One of the hardest concepts to emphasize concerning Information Security is that people and processes are more critical to your overall security posture than products are. That is not to say that products are unimportant. Certainly, any deficiency in one of the three P’s will necessitate compensation from the other two P’s. But of all three, a deficiency in PRODUCT is the easiest to overcome when sufficient strength exists in the other areas — having the right (and properly trained) people and having appropriate/effective processes.
A recent eWeek Research Central blog entry referred to a CIO Insight 2006 survey which shows that not everyone sees inherent security as one of the virtues of Open Source software as compared to Windows-based software.
This doesn’t mean that they think that Open Source software is insecure, or that Windows-based software is automatically secure, but I think that there is a greater understanding of the following two things:
- Software may provide better or worse support for security out of the box, but most software today provide sufficient configuration options that a user or administrator will be the final determiner of how secure the application is in practice.
- Many of today’s applications are cross-platform, and tend to have a similar level of security across all of the platforms upon which they reside, independent of the platform’s own security features. As an example, when Apple updates QuickTime or iTunes, they are very often updating it for BOTH Windows and the Mac. Regardless of what your viewpoint may be on the relative strengths of either platform (Windows vs Mac) from a security perspective, the application brings its own potential attack vector into the equation.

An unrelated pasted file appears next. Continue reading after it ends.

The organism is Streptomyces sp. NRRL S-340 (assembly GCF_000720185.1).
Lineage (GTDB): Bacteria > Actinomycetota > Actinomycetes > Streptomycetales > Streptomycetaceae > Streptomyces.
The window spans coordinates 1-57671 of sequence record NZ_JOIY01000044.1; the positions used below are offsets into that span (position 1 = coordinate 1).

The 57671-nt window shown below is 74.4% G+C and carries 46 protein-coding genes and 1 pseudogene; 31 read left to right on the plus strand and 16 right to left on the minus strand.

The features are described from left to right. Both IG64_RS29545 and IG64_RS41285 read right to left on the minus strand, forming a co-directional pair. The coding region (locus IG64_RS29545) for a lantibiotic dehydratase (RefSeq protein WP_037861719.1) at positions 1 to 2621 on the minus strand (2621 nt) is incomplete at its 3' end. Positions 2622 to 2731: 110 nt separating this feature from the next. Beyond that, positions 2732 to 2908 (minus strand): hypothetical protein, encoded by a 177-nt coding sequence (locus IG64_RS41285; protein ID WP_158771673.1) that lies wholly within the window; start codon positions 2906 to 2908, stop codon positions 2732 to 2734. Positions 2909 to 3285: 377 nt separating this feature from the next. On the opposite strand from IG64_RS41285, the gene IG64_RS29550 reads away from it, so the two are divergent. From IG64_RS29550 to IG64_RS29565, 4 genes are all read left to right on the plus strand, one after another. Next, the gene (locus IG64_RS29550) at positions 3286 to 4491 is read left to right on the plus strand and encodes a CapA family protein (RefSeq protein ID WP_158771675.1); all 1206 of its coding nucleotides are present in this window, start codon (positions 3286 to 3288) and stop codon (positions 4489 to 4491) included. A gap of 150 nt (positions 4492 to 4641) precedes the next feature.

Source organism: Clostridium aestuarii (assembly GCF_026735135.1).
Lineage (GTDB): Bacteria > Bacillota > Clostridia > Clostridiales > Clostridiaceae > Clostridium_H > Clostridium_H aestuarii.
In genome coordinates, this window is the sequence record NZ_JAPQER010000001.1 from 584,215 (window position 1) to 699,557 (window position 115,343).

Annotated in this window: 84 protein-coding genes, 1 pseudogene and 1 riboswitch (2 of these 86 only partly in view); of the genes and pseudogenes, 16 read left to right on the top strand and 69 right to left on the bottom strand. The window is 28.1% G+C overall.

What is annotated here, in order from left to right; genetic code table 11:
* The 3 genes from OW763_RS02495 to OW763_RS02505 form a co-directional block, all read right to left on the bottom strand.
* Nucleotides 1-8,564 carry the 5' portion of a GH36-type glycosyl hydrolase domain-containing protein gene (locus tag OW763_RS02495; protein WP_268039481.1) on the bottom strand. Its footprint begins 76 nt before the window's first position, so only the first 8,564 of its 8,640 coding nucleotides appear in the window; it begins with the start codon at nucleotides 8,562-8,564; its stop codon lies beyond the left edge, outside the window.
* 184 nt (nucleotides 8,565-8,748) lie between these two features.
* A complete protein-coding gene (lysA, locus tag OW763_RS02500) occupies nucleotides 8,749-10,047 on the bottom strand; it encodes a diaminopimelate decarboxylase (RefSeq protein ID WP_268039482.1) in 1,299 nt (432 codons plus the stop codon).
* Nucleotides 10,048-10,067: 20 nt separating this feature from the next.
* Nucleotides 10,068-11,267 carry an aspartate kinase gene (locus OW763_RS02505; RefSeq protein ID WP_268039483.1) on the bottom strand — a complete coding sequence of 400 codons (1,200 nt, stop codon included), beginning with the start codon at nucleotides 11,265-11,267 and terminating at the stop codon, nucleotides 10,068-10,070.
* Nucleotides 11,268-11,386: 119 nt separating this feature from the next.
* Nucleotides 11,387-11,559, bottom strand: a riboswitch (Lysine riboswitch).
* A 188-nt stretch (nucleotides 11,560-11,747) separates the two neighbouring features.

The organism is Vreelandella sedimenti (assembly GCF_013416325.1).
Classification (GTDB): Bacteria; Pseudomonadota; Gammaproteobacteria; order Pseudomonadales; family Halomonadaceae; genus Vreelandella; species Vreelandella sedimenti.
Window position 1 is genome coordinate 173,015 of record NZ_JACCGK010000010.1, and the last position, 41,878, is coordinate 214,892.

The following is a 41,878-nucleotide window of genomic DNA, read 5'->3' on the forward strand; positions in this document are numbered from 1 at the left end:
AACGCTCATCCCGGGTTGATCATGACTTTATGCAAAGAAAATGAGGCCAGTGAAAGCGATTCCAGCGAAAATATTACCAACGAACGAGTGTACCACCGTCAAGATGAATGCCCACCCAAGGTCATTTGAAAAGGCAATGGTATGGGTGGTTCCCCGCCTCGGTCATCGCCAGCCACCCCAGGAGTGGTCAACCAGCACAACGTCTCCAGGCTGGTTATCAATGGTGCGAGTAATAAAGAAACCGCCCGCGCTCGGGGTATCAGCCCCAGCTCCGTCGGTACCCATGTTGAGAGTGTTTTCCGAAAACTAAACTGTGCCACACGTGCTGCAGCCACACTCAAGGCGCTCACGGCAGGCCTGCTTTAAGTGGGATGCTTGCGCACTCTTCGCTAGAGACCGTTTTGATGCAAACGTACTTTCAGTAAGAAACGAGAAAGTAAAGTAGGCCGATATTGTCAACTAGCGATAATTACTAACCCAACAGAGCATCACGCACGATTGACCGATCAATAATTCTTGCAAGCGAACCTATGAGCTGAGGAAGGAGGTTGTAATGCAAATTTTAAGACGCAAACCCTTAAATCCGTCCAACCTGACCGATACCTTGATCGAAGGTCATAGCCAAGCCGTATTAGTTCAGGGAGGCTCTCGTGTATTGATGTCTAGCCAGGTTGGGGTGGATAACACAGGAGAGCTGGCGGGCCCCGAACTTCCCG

Thus, it is more reasonable to consider the relative security of applications to other, similar applications — regardless of platform upon which they reside. More than that, it is very important to consider the strengths of the people who will be managing or using the applications in question, because they are the ultimate determining factor of the security of the application in particular, and the environment on a whole. There are far more security issues related to configuration errors than to outright code vulnerabilities, even though code vulnerabilities still get lots of press (primarily because they are often harder to mitigate and are guaranteed to affect a larger number of users if exploited).
Finally, the number of vulnerabilities being found and exploited in applications is steadily increasing — relative to those being found and exploited for the underlying OSes — and the patching mechanisms in place for the application layer is not as uniform and mature as that available for the OSes themselves.